I wanted to include the silhouette of the bamboo gag since it is a big visual for Nezuko’s character. (A character’s silhouette is a powerful and memorable tool that helps convey a character’s story). To do this, I moved her hair back as if it is being blown back by the wind.

As you can see in the original sketch (top left), I kept the lines very lose. The sketch does not have great (or even okay) line quality. But that is okay, since I wanted to focus on the composition and the pose in the early stages. I knew that I will use the sketch as an underdrawing, and there will be plenty of time to create better lineart of Nezuko later.

Nezuko sketch by Gvaat. Original underdrawing on the left, final line art in the middle, and values layer on the right.

Here is a breakdown of the original sketch (on the right), then the final line art (in the middle), and the shading breakdown (on the right).

Once I was okay with the original underdrawing I prepared for Nezuko, I created a new layer and set the original layer underneath to 20% transparency (I use Photoshop to create this drawing but any digital painting software should be able to do the same thing. I wrote a guide on top digital apps for artists, you can check it here if you want to know more).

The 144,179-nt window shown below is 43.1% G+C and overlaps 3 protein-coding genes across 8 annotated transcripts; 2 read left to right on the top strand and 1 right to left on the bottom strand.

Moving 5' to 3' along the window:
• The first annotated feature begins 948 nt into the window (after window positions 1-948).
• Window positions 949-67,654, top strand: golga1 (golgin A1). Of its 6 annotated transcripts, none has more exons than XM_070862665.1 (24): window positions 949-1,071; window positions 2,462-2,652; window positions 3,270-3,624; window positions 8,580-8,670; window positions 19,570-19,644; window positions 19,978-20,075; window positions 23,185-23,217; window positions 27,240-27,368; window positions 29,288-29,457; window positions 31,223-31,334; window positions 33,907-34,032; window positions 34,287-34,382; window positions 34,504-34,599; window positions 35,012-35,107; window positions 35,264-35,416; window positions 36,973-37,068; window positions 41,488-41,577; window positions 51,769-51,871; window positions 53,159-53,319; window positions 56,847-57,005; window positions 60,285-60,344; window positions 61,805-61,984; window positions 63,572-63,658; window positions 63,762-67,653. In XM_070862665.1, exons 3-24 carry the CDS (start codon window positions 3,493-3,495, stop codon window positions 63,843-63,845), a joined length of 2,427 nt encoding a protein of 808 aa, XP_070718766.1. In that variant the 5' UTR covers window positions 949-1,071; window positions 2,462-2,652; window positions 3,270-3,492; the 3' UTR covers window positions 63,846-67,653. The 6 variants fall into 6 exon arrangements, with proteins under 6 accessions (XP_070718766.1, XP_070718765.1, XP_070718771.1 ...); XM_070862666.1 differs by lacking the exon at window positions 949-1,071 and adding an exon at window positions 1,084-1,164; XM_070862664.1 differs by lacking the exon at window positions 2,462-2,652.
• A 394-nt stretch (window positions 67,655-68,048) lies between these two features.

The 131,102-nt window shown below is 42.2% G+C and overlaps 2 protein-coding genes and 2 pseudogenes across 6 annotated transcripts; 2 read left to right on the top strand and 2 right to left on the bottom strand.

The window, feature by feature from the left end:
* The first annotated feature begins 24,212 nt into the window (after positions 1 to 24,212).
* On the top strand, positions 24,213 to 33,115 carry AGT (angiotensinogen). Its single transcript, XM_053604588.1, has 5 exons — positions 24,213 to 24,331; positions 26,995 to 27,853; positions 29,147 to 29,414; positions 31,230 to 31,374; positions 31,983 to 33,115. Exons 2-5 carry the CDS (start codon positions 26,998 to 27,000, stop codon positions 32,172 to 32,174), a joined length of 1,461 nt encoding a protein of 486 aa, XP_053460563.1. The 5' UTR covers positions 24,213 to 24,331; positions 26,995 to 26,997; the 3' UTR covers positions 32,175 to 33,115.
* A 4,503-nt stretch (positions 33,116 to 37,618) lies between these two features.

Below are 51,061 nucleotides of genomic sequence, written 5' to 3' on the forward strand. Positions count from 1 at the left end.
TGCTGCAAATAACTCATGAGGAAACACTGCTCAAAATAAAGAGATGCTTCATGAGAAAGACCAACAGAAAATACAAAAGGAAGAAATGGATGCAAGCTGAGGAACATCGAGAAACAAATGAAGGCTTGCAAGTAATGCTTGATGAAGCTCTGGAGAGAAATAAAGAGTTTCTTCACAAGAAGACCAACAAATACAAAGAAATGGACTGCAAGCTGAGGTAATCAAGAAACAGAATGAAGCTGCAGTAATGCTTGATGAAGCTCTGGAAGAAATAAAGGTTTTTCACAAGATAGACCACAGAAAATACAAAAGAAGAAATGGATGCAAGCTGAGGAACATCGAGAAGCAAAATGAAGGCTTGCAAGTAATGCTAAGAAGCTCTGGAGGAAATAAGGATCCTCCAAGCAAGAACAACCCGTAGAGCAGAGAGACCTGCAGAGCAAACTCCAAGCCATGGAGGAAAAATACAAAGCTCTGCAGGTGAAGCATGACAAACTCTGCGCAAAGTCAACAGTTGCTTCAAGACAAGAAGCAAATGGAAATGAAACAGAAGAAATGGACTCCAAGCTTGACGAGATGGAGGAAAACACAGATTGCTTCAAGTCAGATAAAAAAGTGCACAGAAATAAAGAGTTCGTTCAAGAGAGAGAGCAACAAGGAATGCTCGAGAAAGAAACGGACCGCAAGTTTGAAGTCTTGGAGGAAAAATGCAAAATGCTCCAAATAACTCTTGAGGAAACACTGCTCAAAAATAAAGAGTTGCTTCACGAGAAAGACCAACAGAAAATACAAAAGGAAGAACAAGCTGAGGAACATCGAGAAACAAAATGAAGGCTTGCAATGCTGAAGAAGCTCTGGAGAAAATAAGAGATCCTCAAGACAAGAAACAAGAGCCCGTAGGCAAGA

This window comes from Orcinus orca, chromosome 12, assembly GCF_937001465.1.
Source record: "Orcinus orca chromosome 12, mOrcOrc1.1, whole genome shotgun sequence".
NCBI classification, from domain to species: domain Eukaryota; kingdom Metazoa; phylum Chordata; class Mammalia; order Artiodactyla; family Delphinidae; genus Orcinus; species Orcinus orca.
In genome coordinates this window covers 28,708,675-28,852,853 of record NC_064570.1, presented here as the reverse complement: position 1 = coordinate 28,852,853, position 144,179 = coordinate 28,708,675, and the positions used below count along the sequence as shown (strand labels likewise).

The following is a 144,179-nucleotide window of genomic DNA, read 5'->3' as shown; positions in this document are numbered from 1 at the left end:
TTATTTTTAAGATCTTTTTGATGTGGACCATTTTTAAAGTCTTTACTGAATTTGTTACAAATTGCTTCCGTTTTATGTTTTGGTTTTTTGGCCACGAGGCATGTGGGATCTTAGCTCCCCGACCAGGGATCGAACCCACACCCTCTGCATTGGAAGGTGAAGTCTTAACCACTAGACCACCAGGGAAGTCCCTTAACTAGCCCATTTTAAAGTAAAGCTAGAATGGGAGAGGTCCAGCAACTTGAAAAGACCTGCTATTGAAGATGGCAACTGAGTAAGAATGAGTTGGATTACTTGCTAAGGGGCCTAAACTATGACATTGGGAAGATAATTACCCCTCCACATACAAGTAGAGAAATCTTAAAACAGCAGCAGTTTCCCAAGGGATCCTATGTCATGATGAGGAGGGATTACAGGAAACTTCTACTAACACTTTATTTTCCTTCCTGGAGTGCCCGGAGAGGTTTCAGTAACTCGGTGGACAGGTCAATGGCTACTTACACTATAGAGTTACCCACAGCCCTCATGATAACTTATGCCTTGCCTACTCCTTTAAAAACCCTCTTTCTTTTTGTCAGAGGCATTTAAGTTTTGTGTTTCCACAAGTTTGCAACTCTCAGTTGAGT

On the new layer, I began a more careful line art drawing of Nezuko. In this step, I was much more considerate of the line quality and overall shape language of the drawing.

Nezuko drawing by Gvaat

In her demon form, Nezuko has fair skin, pink demon eyes with long eyelashes, and long black hair that turns orange past her elbows. She wears a pink kimono with a red and white checkered obi. The obi is topped off with a green band tied around the waist.

I started by coloring in the hair and the eyes to give the rest of the color some context.

Nezuko drawing by Gvaat

One important thing to notice since we are going into coloring our line art of Nezuko: if at this stage, you are not happy with the drawing, no amount of coloring is going to solve the drawing for you. It is much better to go back and start over.

I did not make any major corrections to the lineart once I entered the coloring stage of the drawing. Small adjustments are okay, but if you see a major issue that you need to fix, it is best to get back to the lineart drawing and fix it at that stage.